Lifting the lid on ICANN's RAA negotiations

Starting this week and ending on 15 February when a revised Registrar Accreditation Agreement (RAA) is expected to be published for public review, .Nxt will take you inside the secret negotiations to update the domain name system's key contract.

In response to a failure by ICANN to provide sufficient openness or transparency regarding the negotiations, despite promises otherwise, we have been in contact with many of those in and surrounding the negotiations, all of whom have spoken on the condition of anonymity.


Signing the last RAA revision in 2009. The smiles are not there in 2012.

Our investigation has uncovered:

  • The depth of disagreement between registrars
  • That ICANN is willing to "throw registrars under the bus" in order to keep governments happy and look as if it is solving the problem
  • The pressure placed on ICANN's negotiating team to force through results dictated from above
  • A conscious effort by ICANN to force registrars' hands by making public statements about what changes will be included, despite having no idea how to introduce them
  • A refusal on some registrars' part to acknowledge that the world has changed, to the extent that some are advocating walking away from the whole process

Our investigation also highlights a significant number of failures on the part of ICANN staff, including:

  • Agreeing to a fast-track negotiation despite the likelihood of failure
  • Insisting on closed-doors discussions, despite a past history of it failing
  • Failing to keep the community adequately informed
  • Putting forward the wrong negotiation team
  • Undermining negotiations through public pronouncements
  • Failing to fully understand registrar realities but expecting registrars to work in good faith to make changes work shortly after refusing to listen to their concerns

We will begin our review later this week with the most contentious part of RAA negotiations - the insistence that there be some kind of verification of registrant data for domain names.

But first some quick history

When the ICANN Board ordered a fast-track negotiation over the key contract that the organization has with registrars - the RAA - it used unusually strong language.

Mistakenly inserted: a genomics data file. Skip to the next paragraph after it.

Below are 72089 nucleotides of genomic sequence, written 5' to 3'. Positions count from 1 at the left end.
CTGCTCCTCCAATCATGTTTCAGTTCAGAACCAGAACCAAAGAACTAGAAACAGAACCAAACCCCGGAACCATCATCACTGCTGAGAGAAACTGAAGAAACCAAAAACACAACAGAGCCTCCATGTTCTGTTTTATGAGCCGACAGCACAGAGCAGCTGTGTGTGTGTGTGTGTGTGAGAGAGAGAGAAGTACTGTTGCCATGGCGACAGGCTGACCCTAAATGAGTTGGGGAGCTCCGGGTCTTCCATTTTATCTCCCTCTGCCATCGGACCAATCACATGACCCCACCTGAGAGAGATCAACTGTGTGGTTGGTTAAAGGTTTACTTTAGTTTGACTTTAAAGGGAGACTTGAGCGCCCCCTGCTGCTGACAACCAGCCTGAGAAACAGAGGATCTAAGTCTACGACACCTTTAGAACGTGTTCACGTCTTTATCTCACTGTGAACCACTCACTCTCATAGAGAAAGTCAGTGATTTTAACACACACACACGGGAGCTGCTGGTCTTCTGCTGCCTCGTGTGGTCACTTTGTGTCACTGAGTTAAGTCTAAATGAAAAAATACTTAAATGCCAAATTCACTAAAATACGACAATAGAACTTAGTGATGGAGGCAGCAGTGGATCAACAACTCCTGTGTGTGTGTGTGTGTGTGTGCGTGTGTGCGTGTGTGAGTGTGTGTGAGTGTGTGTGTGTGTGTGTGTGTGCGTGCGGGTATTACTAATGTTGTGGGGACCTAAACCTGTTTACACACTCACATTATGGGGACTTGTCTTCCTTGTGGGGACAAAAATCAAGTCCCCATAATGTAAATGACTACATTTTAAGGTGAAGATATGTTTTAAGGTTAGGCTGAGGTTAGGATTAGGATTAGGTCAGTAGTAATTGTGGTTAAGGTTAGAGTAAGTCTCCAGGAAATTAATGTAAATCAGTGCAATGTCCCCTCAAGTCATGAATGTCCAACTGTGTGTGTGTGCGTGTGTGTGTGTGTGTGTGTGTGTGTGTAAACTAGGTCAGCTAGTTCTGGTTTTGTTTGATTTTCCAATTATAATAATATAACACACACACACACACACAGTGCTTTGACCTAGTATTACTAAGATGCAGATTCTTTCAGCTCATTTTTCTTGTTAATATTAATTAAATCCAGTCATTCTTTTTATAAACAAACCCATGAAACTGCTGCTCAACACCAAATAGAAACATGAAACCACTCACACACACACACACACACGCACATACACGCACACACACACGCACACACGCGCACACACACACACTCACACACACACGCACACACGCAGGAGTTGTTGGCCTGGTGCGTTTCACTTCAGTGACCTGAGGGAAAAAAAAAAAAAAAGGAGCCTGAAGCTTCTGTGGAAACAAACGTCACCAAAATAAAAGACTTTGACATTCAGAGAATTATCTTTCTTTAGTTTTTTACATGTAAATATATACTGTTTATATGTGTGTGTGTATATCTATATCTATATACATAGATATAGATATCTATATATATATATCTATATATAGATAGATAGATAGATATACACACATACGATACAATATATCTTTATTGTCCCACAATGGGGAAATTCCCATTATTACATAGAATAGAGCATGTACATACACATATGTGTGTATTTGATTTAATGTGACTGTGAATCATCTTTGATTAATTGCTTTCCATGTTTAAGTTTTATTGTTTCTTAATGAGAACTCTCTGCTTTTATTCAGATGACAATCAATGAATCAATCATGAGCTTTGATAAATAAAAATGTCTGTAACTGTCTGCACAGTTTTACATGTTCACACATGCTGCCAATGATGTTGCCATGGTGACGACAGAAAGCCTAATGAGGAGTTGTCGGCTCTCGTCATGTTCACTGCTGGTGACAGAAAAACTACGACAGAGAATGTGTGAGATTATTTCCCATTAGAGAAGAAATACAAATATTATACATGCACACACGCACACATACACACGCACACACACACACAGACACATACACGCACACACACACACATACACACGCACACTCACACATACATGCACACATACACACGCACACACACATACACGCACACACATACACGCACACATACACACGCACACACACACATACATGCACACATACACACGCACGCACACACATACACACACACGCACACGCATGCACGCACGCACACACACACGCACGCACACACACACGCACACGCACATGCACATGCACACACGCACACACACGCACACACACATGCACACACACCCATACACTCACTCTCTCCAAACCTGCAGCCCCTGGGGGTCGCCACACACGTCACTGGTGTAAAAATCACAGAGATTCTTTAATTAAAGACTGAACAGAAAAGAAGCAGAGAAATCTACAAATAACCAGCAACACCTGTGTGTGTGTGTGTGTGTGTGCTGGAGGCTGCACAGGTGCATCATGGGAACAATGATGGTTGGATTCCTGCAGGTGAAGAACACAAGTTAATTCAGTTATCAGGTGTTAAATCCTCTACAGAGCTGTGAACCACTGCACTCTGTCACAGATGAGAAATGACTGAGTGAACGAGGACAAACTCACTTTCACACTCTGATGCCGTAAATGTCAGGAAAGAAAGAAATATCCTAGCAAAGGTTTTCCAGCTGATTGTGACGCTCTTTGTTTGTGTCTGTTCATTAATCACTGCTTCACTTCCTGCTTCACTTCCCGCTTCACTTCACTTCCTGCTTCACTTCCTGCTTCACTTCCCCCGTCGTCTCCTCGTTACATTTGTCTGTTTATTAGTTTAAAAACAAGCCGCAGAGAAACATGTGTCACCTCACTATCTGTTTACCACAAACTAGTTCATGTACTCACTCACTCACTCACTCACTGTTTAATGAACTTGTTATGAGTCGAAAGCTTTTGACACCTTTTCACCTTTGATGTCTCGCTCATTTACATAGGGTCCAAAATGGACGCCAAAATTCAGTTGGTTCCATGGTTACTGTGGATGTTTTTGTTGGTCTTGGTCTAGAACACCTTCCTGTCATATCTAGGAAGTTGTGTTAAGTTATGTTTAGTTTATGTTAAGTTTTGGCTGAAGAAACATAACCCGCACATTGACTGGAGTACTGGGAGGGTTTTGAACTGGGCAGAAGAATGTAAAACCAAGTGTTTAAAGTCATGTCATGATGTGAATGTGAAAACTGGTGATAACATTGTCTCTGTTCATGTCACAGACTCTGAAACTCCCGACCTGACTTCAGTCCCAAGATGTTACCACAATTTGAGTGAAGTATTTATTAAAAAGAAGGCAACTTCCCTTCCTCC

"The Board wishes to convey its sense of urgency on this issue," began the resolution of 28 October. Another part read: "The Board requires action." It called for staff and registrars to "rapidly develop a set of amendments" and to do so "as a matter of extreme urgency".

Equally strong language had come from the world's governments earlier that week. They were sick of the delay in changes to the RAA to the extent that they threatened to walk away from the entire decision-making structure that ICANN embodies.

A few months later, the Federal Trade Commission (FTC), not to mention two Congressional hearings and several business coalitions focussed in on one of the issues tied up with RAA negotiations - the issue of accurate registrant data.

Open, transparent? Nope.

Despite ICANN's own obligation to "operate to the maximum extent feasible in an open and transparent manner", it decided to hold negotiations over the RAA in secret, with just ICANN staff and registrar representatives present. Both parties were aware this did not please anyone.

In an announcement, ICANN noted: "To promote transparency and timely communications, ICANN has created a dedicated Wiki to describe the communications plan, publish regular status updates on the amendment topics under consideration, and provide comment opportunities to the broader ICANN community."

The registrars promised the same: "To ensure transparency, registrars and ICANN will update the community regarding the substance and progress of negotiations. Decision rationale will be included as part of those communications and at the time the new agreement is published for public comment."

As soon as negotiations began, however, the promise of openness and transparency into the discussions was jettisoned. Not only are the meeting reports largely meaningless but ICANN has stopped producing them.

As of today, 7 February, the last report available is from 5 January. There have been at least two meetings between the parties since 5 January; none are listed.

Uncovering the discussion

ICANN counted on its negotiations being secret. However such is the level of concern at the tactics used, and the failure of key parties on both sides to approach the negotiations in good faith, that those concerned about the process have spoken to us on the condition of anonymity.

What results is as damning as the letter sent to ICANN recently by the Federal Trade Commission, which found that ICANN had "neglected to respond to the needs of this community both in the accuracy of Whois data and in response times for access and action".

Yet again, ICANN has failed to effectively carry out its job. When the revised RAA is published - which should be on 15 February - we will publish what changes we believe ICANN needs to make in order to maintain confidence in its ability as an organization to look after the domain name system.